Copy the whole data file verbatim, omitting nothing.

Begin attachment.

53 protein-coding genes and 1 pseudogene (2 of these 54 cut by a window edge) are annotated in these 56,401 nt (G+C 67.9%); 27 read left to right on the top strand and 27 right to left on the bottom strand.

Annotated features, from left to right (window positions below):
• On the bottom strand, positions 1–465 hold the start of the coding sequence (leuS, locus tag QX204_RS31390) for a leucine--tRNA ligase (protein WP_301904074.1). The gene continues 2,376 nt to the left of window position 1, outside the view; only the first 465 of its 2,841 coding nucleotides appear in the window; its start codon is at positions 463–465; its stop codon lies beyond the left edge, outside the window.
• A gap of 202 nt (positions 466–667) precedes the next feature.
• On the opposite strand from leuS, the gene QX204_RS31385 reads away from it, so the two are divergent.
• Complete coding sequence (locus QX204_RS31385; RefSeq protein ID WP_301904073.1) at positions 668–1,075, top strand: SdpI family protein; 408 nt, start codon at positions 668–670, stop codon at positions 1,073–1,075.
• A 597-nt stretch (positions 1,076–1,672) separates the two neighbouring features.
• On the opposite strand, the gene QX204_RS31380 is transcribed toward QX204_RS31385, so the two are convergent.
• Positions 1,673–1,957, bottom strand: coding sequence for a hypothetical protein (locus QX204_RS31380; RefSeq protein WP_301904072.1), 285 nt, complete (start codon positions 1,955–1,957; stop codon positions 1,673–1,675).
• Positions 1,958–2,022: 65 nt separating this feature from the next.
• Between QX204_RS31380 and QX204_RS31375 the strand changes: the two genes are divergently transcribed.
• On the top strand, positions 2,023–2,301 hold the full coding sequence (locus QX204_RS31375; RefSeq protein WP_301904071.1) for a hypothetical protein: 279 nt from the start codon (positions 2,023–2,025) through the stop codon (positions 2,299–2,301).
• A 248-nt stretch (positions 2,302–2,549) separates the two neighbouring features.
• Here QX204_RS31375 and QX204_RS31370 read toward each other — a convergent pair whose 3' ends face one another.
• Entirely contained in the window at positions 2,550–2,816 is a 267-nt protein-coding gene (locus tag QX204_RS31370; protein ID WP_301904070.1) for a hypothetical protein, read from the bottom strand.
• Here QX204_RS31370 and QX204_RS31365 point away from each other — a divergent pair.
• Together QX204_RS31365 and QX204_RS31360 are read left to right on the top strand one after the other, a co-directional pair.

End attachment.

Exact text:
53 protein-coding genes and 1 pseudogene (2 of these 54 cut by a window edge) are annotated in these 56,401 nt (G+C 67.9%); 27 read left to right on the top strand and 27 right to left on the bottom strand.

Annotated features, from left to right (window positions below):
• On the bottom strand, positions 1–465 hold the start of the coding sequence (leuS, locus tag QX204_RS31390) for a leucine--tRNA ligase (protein WP_301904074.1). The gene continues 2,376 nt to the left of window position 1, outside the view; only the first 465 of its 2,841 coding nucleotides appear in the window; its start codon is at positions 463–465; its stop codon lies beyond the left edge, outside the window.
• A gap of 202 nt (positions 466–667) precedes the next feature.
• On the opposite strand from leuS, the gene QX204_RS31385 reads away from it, so the two are divergent.
• Complete coding sequence (locus QX204_RS31385; RefSeq protein ID WP_301904073.1) at positions 668–1,075, top strand: SdpI family protein; 408 nt, start codon at positions 668–670, stop codon at positions 1,073–1,075.
• A 597-nt stretch (positions 1,076–1,672) separates the two neighbouring features.
• On the opposite strand, the gene QX204_RS31380 is transcribed toward QX204_RS31385, so the two are convergent.
• Positions 1,673–1,957, bottom strand: coding sequence for a hypothetical protein (locus QX204_RS31380; RefSeq protein WP_301904072.1), 285 nt, complete (start codon positions 1,955–1,957; stop codon positions 1,673–1,675).
• Positions 1,958–2,022: 65 nt separating this feature from the next.
• Between QX204_RS31380 and QX204_RS31375 the strand changes: the two genes are divergently transcribed.
• On the top strand, positions 2,023–2,301 hold the full coding sequence (locus QX204_RS31375; RefSeq protein WP_301904071.1) for a hypothetical protein: 279 nt from the start codon (positions 2,023–2,025) through the stop codon (positions 2,299–2,301).
• A 248-nt stretch (positions 2,302–2,549) separates the two neighbouring features.
• Here QX204_RS31375 and QX204_RS31370 read toward each other — a convergent pair whose 3' ends face one another.
• Entirely contained in the window at positions 2,550–2,816 is a 267-nt protein-coding gene (locus tag QX204_RS31370; protein ID WP_301904070.1) for a hypothetical protein, read from the bottom strand.
• Here QX204_RS31370 and QX204_RS31365 point away from each other — a divergent pair.
• Together QX204_RS31365 and QX204_RS31360 are read left to right on the top strand one after the other, a co-directional pair.